BY BLAIR A. RUBLE
Thirty-year-old Kharkiv graphic designer Sasha Anisimova did not believe there would be a war. Focused on her daily life and artistic projects, she ignored her boyfriend’s entreaties to prepare for a quick getaway until there was no time left. Hearing Russian bombs strike her city on the morning of February 24, Anisimova beat a hasty retreat to find refuge in western Ukraine. Once safe, she could think of nothing else than returning to her beloved hometown.
Kharkiv, like many “second cities” around the world, is more dynamic than beautiful. Such cities can generate intense attachment among those attracted to urban life with an edge. Second city residents often nurture a distinct chip on their shoulders as they realize their achievements don’t receive the recognition accorded their contemporaries in capitals and other “first cities.” The more Russian bombs and rockets rained down on Kharkiv, the more residents realized how much they loved their city, and none more than the 600,000 residents who, like Anisimova, were forced to flee west.
Anisimova couldn’t wait to return home, and did so as soon as Ukrainian fighters had pushed back the Russian line. She returned to a city devastated by relentless shelling and riddled with land mines. Much of the city lay in ruins despite the heroic efforts of local firefighters to save as many buildings as possible, along with those of municipal workers who rushed to repair water mains even as bombs were falling, and city authorities who focused relentlessly on urban sanitation.
Once back home, Anisimova took a photo of her room and posted it on Instagram, together with dozens of other photos of destroyed buildings and broken souls. Always curious about the lives lived behind the city’s façade, she began to sketch cartoon figures of ordinary people going about everyday pursuits against the backdrop of the ruins. She drew herself sitting at a desk working, neighbors taking showers and preparing dinner, customers enjoying a coffee outside a destroyed café.
One drawing showed the interior of a subway car temporarily housing those who had escaped the bombing aboveground with her delightful cartoon characters superimposed, as if they were merely riding to the next stop. Anisimova’s sketches reveal unremarkable lives shattered by war, ghosts from an unexceptional existence no longer possible. The humanity embedded in her visions offers hope that such ordinary existence may yet return.
Anisimova immediately attracted a following on Instagram; one that has grown into the tens of thousands and has drawn the attention of European newsrooms and the editors at Vogue magazine. She began selling online t-shirts and other merchandise depicting her art to raise money for charities operating in Ukraine. A European publisher has approached her about compiling her images into a book.
The internationally acclaimed street artist Hamlet Zinkovsky is another young (age thirty-five) Kharkiv artist who, like Anisimova, could not stay away from his hometown. Abroad when the fighting broke out, Zinkovsky made his way back to Kharkiv and reported to a local military battalion defending the city. When he asked what he could do to help, the Hartiya battalion commander gave him a bullet-proof vest and sent him out into the streets to paint. His orders were to enliven the streets with his work, and he has done so, spending his days creating his signature black-and-white street murals on boarded-up buildings and half-destroyed walls and in bombed-out lobbies. The city has become his canvas, on which he is rebuilding his hometown image by image.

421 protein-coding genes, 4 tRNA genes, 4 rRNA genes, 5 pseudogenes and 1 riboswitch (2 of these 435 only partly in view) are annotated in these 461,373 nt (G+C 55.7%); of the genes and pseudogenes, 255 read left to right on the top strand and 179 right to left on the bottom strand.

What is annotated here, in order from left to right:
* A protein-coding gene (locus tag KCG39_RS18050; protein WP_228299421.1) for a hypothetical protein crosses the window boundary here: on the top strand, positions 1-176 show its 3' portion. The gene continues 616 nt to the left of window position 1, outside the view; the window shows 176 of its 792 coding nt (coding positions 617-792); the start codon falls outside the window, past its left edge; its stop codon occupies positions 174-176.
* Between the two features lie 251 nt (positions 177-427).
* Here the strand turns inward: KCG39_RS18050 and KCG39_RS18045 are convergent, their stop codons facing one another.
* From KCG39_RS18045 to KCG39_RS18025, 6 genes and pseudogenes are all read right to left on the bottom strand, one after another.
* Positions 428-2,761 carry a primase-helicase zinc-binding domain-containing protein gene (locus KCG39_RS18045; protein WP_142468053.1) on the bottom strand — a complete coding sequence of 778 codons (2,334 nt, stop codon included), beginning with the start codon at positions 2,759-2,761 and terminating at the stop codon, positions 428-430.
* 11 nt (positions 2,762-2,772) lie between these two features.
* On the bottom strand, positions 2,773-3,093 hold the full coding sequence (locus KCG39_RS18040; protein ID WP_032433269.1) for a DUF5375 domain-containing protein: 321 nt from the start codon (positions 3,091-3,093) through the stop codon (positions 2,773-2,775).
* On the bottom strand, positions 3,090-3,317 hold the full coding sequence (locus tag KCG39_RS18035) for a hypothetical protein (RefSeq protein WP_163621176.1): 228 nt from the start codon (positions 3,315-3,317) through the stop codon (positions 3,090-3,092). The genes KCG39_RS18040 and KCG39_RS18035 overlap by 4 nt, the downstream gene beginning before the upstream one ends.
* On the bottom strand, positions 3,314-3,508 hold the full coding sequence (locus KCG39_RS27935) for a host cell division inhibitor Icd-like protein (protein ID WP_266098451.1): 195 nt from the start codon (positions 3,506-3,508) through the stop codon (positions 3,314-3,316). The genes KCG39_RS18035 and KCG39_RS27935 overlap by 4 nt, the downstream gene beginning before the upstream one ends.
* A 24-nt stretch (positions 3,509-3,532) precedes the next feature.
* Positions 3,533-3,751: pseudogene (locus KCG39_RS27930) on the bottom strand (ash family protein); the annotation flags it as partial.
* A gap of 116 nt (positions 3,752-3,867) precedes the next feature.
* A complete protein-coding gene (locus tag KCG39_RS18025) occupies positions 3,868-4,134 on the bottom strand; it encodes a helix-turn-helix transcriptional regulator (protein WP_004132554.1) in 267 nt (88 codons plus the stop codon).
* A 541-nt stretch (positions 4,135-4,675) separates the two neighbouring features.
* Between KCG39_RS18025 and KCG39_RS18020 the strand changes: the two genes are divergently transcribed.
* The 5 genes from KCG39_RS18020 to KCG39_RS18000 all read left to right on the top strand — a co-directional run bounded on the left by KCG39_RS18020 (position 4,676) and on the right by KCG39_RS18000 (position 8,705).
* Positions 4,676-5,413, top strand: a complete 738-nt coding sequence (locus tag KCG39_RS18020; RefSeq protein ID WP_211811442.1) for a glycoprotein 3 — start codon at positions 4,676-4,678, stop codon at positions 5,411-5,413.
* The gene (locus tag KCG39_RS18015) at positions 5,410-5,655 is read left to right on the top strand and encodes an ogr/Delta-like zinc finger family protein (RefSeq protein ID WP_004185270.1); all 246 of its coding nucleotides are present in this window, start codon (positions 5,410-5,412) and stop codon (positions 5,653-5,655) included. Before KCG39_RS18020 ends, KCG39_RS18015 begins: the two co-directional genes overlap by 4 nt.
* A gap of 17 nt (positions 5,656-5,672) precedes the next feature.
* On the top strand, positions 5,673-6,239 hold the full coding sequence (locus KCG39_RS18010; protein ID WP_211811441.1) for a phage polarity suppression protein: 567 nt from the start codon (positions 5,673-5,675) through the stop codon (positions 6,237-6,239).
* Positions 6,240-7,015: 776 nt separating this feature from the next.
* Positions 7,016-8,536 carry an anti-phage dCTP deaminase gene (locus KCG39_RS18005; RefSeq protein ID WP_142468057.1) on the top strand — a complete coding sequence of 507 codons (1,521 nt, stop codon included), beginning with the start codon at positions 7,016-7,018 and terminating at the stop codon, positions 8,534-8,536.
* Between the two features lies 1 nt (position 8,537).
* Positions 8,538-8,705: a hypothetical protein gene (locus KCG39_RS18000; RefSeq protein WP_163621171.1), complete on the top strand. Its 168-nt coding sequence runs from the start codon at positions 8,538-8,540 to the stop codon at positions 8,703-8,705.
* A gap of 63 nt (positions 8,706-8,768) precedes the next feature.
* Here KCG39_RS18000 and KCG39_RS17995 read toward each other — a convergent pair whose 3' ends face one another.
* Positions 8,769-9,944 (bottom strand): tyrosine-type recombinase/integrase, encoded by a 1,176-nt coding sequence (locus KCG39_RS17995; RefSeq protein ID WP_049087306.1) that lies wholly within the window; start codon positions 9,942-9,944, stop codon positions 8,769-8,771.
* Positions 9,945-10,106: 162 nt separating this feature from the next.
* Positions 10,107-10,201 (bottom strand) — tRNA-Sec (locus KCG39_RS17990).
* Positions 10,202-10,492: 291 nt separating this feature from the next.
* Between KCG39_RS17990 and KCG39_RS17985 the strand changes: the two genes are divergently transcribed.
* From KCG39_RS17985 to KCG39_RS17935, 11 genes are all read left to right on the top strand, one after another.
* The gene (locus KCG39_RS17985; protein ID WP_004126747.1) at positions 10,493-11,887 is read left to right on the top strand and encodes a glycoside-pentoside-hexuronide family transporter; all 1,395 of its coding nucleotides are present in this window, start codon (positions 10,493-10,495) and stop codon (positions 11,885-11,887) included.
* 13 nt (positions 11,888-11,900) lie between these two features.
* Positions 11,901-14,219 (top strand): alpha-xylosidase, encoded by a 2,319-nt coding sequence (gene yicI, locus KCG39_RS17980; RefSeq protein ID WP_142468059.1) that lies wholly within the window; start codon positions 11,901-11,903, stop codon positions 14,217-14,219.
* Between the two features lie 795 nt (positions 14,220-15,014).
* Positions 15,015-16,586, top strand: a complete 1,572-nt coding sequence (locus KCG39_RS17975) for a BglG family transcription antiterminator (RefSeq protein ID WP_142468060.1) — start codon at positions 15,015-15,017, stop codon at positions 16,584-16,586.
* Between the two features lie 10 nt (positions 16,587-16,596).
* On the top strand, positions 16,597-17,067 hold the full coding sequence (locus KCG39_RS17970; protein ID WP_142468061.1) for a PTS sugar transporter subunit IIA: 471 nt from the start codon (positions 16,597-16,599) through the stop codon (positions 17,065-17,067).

Artists such as Anisimova and Zinkovsky are joined by writers, including local poet Ivan Senin and renowned novelist Serhiy Zhadan, in turning their talents toward redeeming their hometown. Despite being a predominantly Russian-speaking city, Kharkiv has long nurtured visions of Ukrainian cultural autonomy and political independence. The effort dates back to the early nineteenth-century university professors and intellectuals who helped create a literary Ukrainian language.
The more Kharkiv artists and writers have practiced artistic sovereignty, the more the Russian state in its various incarnations has fought back, often brutally. Anisimova and Zinkovsky, two children of postindependence Ukraine, grew up in a world in which political sovereignty had been achieved. For them, the cultural autonomy to pursue their creative instincts is a given, and they will not forfeit it willingly.
Second cities such as Kharkiv often are known for a feral toughness that comes from a boldly utilitarian economic purpose outside the national superiority of political capitals. Yet a vibrant artistic and cultural life always exists alongside commerce and industry. It is the art that endures.
Creators such as Anisimova and Zinkovsky may reveal more about Kharkiv’s ultimate fate than the strategic illusions of national politicians far away.
The opinions expressed in this article are those solely of the author and do not reflect the views of the Kennan Institute.
About the Author
Blair A. Ruble
Former Wilson Center Vice President for Programs (2014-2017); Director of the Comparative Urban Studies Program/Urban Sustainability Laboratory (1992-2017); Director of the Kennan Institute for Advanced Russian Studies (1989-2012) and Director of the Program on Global Sustainability and Resilience (2012-2014)
The Kennan Institute is the premier U.S. center for advanced research on Russia and Eurasia and the oldest and largest regional program at the Woodrow Wilson International Center for Scholars. The Kennan Institute is committed to improving American understanding of Russia, Ukraine, Central Asia, the Caucasus, and the surrounding region though research and exchange. Read more